This is what happened to the children on Nauru that Australia rejected


The final refugee children to leave Australia's offshore processing centre may now be resettled in the US, but the scars of life in detention remain.

Kirsty Johansen reports from New York City

Content warning: references to self-harm and suicide

Thousands of people gathered across Australia at the weekend, calling for an end to offshore processing, ahead of next month’s federal election.

“We have allowed human beings to be mistreated, looked away as people have died,” refugee advocate and presenter Craig Foster told a crowd at the Palm Sunday rally in Sydney. “Policy must follow.”

The final refugee children departed Nauru for the US in February, but the horrors they endured on the Pacific island are difficult to leave behind. 

The Yarsir family
The Yarsir family had their third child while on Nauru.

“I think the vast majority of children who have come to America have PTSD in one form or another,” says Fleur Wood, an Australian co-founder of New York charity Ads-Up, which helps resettle refugees from Nauru.

“We’ve had a lot of people with anxiety and depression. Often, they don’t have great English, they don’t have job set skills, they don’t have an education, often they’ve got health issues and they are terrified of going out.”

Here are some of their stories. 

Eight-year-old Obaidullah was on Nauru for nearly five years and witnessed suicide attempts. His sister Jasmine was born there. He now lives in San Antonio, Texas.

Obaidullah Yarsir was born in Myanmar, but spent the majority of his childhood on Nauru, sleeping in a tent, eating only at designated times and being allowed to shower for just two minutes each day.

When he wasn’t suffering from malnutrition he attended the local school but says he was tormented.

“If I went to school, they [local people] bullied me and stole my food ... they would throw rocks,” the eight-year-old tells SBS News.

His father Mohammad Yarsir, says the situation was “horrific” and the family’s time on Nauru was “useless” for Obaidullah and his brother Atik, six, and sister Jasmine, three, who was born on the island.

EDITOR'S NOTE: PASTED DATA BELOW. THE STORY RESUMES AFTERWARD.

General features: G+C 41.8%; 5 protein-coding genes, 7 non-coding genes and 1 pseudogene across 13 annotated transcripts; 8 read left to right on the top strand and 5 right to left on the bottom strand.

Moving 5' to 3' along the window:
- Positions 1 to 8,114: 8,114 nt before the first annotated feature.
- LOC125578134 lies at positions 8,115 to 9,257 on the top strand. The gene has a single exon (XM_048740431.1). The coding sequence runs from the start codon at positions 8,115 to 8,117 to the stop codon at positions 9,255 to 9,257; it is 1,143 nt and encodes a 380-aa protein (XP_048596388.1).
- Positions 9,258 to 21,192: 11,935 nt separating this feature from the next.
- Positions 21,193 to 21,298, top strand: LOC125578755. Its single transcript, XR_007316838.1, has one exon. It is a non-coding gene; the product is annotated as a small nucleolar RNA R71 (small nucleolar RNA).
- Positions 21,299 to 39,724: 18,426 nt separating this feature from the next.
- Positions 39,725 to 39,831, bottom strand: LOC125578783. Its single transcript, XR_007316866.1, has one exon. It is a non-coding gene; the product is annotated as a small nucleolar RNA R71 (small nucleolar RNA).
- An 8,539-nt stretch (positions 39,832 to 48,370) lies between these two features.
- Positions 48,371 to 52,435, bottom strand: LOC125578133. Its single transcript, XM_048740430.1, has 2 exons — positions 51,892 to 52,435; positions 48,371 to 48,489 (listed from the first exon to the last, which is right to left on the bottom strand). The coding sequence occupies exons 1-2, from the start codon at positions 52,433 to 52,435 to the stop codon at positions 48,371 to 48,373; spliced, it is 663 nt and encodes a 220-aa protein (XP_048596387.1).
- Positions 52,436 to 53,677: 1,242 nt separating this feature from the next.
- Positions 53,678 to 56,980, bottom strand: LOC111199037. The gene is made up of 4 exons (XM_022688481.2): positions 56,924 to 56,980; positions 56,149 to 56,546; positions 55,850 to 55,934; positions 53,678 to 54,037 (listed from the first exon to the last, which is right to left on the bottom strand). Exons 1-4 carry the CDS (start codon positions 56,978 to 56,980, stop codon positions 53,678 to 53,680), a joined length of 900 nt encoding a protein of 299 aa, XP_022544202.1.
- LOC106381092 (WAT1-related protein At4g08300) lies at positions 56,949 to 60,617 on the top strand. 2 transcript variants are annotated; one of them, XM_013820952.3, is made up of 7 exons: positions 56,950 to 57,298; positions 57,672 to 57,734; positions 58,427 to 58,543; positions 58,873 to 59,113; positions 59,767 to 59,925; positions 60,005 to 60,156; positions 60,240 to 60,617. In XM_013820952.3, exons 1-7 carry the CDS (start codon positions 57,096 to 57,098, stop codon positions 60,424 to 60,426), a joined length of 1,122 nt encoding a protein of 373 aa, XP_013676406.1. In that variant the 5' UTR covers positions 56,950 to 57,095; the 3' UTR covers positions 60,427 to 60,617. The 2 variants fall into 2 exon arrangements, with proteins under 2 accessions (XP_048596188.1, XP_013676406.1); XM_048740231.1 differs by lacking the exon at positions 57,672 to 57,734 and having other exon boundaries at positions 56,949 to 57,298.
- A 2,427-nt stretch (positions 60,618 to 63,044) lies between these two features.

Obaidullah Yarsir
Obaidullah Yarsir spent the majority of his childhood on Nauru.

Mr Yarsir says medical treatment on Nauru was “no good”.

Three months before his wife gave birth to their youngest child, he started asking authorities to send her to Australia for the delivery because she had been diagnosed with tuberculosis, but he was told that wasn’t possible.

“My wife’s pregnancy was terrible, her [episiotomy sewing, a procedure during childbirth] was very bad … a US doctor had to finish the sewing [two years later],” he says. 

When his daughter fell severely ill with a stomach infection he tried to contact emergency services for help.

“I called four or five times but they didn’t come for four hours. When they came they just gave me some medicine and said 'come back tomorrow'.”

“They don’t care about us, whether we survive.”

Mr Yarsir says trying to shield his young children from regular suicide attempts on Nauru was one of the most difficult tasks.

“One day a man set himself on fire … They saw it and asked me what’s this?”

“Obaidullah remembers.”

The Yarsir family
The Yarsir family now live in Texas.

Mr Yarsir “regrets” coming to Australia.

“We will never get back again those five years … they should have sent us back to Burma where we are from.”

His family have resettled in San Antonio, Texas, where he is a custodian at the local mosque and Obaidullah is attending school.

“Life isn’t easy but we have freedom, so our family has a future.”

His son Obaidullah adds: “It’s much better in the US. I have more friends and I can play outside if I want to”.  

Anisha* was a teenager on Nauru. She attempted suicide and was forced to look after her four-year-old niece who also had depression. She now lives in San Diego.

Anisha, 23, became so depressed during her five years on Nauru she attempted suicide in the hope immigration officials would send her family to Australia for a better life.

“It’s like a prison,” she says. “Nauru is hell … maybe hell is better than Nauru.”

Originally from Sri Lanka, she was a refugee for 14 years in India and spent five years on Nauru. In that time she was depressed and self-harmed.

Anisha now lives in San Diego.

Anisha says she tried to seek help twice but the local clinic turned her away.

“They just talk and say 'don’t lose your hope, it will all work out'.”

With a dream to become a doctor and no education services available though, it became a vicious cycle.

“Everything has been lost. All I could do is study English myself.”

She was also forced to look after her niece who was just three years old when they arrived on Nauru. She too then became impacted by the situation.

“I am the head of the household and when my niece got to four years old she became depressed. She wanted to see her father and kept asking ‘when are we going to Australia?’ She had no education at all for five years.”